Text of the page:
Danny Yee >> Travelogues >> Vietnam + Cambodia

Siem Reap + Angkor Wat

We were aiming for the Mandalay Inn, picked from the Lonely Planet guidebook, but the only spare rooms they had were on the third floor, which was not so good for Richard. So we ended up in the Angkor Park hotel just across the road — clean (almost new) and comfortable and only $12/night.

Siem Reap, once a village, is now a bustling town with a huge tourist industry, with over two hundred places offering accommodation, from backpackers to five star luxury hotels, and a plethora of restaurants and other tourist services. It even has its own international airport — Angkor Wat must be the most visited tourist attraction in mainland Southeast Asia.

Lunch was sweet and sour pork, mango lassi, banana pancakes, and coffee. I checked the hotel wifi worked and sent some email and then we headed off.

Angkor Wat

"Angkor Wat" is sometimes used to refer to the whole collection of abandoned cities and temple complexes, spread over more hundreds of square kilometres.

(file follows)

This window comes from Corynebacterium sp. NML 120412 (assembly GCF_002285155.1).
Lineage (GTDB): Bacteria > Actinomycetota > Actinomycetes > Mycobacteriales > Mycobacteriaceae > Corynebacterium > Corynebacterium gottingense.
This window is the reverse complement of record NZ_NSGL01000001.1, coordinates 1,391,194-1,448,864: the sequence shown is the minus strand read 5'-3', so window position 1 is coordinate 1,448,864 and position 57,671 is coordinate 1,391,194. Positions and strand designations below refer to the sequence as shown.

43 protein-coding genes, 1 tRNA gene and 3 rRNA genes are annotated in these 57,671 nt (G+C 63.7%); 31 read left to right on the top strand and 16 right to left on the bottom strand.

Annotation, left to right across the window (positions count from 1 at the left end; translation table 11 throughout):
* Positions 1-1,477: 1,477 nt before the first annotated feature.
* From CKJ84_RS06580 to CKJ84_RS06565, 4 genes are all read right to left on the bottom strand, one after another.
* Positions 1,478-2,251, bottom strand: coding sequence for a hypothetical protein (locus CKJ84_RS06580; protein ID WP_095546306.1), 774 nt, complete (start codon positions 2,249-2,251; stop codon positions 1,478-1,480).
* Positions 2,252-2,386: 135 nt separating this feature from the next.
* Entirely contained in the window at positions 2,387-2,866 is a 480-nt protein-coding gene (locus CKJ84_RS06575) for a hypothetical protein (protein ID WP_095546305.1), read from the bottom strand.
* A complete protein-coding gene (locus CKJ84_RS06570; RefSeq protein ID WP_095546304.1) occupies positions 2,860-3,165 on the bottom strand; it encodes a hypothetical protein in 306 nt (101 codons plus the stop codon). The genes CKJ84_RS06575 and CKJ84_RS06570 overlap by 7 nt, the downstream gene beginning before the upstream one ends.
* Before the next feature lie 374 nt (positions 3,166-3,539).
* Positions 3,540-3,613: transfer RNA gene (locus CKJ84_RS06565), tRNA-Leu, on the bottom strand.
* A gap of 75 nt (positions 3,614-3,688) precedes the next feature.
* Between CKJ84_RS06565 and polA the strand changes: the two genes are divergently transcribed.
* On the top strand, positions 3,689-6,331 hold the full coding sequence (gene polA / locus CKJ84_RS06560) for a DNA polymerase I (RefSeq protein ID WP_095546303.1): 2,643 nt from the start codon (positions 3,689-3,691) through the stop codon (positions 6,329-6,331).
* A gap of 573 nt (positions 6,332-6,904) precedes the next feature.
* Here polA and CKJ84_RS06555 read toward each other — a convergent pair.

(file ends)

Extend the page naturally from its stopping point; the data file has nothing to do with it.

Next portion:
map of central Angkor
the central area of the Angkor complex
As a guide to the temples I used Dawn Rooney's Angkor: Cambodia's Wondrous Khmer Temples, roughly following six or seven of her suggested "itineraries".

This is excellent — the link above is to my full review — but there are plenty of books on Angkor!

Angkor Wat is actually a specific site within that complex, however. Since it is the closest of the sites to Siem Reap, and one of the ones recommended for an evening visit, that was our first target.

Getting our Angkor Passes from the main Visitor Centre involved some waiting and long queues. I opted to pay $60 for a one week pass, figuring I would be there for four full days and two half-days, while Richard got the $40 three day pass, planning to take some rest days.

The towers at Angkor Wat aren't that tall, but the complex is laid out to make the approach dramatic. And there are some beautiful carvings, though the light was already a bit dim for photography. I was already planning to return.

queueing to get Angkor Passes
approaching Angkor Wat
shrine, with palm

The crickets were making a lot of noise, to the extent that I was completely convinced it was an alarm signal warning everyone it was getting late and that the site would be closing!

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